When her free-spirited mother dies in a tragic accident, sixteen-year-old Alexandria Lee is forced to leave her West Coast home and move in with a wealthy grandmother she’s never known in Savannah, Georgia. By birth, Alex is a rightful if unwilling member of the Magnolia League-Savannah’s long-standing debutante society. But white gloves and silk gowns are a far cry from the vintage t-shirts and torn jeans shorts she’s used to.
Alex is the first in decades to question the Magnolia League’s intentions, yet even she becomes entangled in their seductive world. The members enjoy youth, beauty and power…but at what cost? As Alex discovers a pact between the Magnolias and the Buzzards, a legendary hoodoo family, she discovers secrets-some deadly-hidden beneath the glossy Southern veneer.
It seems like many recent YA books are set in the South, but none have nailed its idiosyncrasies like Katie Crouch in The Magnolia League. Among her victims: syrupy sweet tea, the heat, Tara-like mansions, high fashion and higher heels, drawling accents, Southern pride, red velvet cake, and finally, debutantes. (Yes, they do still exist.)
Crouch takes the South’s affinity for elite secret societies, adds a hefty dose of Southern grotesque and mixes it with an equal measure of hoodoo to create a laugh-out-loud romp through the social strata of Savannah, GA. She relies on many stereotypes, but as a Southern gothic/grotesque, it works. I often found myself nodding and snickering.
There are a few things that don’t work quite so well, the main character topping the list. After her mother’s death, Alex has been transplanted from her granola hippie commune lifestyle to the polished and posh realm of the Southern belle. In order to make the contrast between the two, Crouch has to make Alex “other,” meaning, she doesn’t fit in. At times, it seems like she’s gone too far, making Alex a bit hard to like. I couldn’t get a good grasp of her personality and I often wondered what the other characters saw in her (besides her grandmother’s money and position). At times, I found myself siding with the girls who were supposed to be the antagonists. (Which reminds me of another hard-to-like Georgia heroine … )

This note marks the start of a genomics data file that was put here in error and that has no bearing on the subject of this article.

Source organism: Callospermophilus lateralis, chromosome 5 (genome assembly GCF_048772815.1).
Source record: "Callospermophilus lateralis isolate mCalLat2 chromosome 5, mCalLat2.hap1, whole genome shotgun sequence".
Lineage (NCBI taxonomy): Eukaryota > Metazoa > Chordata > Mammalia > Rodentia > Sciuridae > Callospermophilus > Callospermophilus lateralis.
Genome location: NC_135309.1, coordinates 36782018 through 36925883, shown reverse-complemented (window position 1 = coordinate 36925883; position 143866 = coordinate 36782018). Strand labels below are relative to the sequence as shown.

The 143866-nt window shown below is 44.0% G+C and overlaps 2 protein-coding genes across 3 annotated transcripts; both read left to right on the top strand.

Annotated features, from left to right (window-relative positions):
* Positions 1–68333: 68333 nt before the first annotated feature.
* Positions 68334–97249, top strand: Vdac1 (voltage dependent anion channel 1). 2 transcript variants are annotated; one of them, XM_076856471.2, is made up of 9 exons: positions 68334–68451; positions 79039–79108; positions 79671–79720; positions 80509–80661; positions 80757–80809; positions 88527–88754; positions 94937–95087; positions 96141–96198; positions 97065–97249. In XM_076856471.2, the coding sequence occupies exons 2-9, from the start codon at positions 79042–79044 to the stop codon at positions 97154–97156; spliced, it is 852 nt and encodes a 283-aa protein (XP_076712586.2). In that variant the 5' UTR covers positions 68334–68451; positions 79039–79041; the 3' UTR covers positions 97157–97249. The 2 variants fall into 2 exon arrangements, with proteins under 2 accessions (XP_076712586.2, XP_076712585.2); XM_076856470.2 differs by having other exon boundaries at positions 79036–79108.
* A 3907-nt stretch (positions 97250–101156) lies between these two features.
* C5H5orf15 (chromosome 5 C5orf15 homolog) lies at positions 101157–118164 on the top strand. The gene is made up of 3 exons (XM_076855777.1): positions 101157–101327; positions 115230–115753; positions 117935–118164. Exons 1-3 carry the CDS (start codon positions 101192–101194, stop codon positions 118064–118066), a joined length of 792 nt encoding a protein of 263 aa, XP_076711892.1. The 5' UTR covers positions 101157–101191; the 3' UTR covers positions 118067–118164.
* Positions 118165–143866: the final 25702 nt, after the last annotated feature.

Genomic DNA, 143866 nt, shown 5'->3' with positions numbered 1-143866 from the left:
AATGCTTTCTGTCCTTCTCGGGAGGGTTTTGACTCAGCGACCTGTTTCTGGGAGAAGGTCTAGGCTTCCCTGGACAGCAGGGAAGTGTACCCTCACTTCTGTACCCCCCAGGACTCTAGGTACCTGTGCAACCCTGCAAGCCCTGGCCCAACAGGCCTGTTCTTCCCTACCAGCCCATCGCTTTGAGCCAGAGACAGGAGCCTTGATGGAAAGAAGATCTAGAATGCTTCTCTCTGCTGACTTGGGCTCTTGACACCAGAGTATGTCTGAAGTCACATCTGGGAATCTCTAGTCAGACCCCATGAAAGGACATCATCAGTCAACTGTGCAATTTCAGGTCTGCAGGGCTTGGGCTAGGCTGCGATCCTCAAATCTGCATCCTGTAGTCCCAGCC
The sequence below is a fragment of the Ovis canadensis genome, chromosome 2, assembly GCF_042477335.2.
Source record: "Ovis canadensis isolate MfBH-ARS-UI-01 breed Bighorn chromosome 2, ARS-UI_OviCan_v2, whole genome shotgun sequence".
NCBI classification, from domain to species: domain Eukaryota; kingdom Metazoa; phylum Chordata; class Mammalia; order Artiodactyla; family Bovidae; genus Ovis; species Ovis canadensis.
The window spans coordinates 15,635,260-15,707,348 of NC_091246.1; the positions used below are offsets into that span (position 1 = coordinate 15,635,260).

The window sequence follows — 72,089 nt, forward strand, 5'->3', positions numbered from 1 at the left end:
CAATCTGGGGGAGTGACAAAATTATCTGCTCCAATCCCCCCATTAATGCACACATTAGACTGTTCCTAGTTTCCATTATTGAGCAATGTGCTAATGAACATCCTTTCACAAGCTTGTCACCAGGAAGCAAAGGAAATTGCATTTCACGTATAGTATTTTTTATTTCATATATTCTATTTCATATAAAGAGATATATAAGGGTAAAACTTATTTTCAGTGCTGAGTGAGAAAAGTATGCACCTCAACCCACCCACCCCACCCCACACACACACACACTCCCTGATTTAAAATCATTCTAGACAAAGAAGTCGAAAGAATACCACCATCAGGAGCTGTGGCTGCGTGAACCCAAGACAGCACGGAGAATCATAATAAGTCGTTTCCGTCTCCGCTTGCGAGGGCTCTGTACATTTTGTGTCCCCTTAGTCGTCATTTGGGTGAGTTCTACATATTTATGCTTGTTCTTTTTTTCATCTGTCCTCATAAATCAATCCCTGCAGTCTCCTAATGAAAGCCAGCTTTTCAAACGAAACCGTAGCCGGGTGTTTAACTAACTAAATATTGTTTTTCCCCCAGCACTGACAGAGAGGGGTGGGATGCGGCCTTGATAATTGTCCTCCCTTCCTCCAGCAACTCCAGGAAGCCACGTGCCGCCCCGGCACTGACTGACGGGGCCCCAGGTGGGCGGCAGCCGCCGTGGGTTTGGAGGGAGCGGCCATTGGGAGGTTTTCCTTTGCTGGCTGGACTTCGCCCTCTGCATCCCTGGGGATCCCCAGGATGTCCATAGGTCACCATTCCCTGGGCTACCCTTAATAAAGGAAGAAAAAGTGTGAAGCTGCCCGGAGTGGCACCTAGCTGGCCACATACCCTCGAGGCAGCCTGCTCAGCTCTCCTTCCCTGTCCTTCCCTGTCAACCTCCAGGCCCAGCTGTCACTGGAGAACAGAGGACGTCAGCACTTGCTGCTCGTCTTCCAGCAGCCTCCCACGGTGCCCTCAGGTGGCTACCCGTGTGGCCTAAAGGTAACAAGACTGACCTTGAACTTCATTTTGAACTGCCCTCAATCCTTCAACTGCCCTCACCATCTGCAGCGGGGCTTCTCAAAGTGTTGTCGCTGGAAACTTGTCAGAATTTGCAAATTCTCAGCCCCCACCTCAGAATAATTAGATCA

The plot also gets a bit bogged down at the three-quarter mark, and I found myself wishing I could get to “the good part” sooner. I didn’t realize until the end that The Magnolia League is the first book in a series, so this helps explain why things didn’t move more quickly.
That said, it was insightful enough for me to want more, and mystical enough to keep me in suspense. I’m interested to see where the next book takes us and learn more about the dangers of Southern hoodoo. Something tells me Savannah will never be the same after Alex is through with it.
The Magnolia League is in stores today.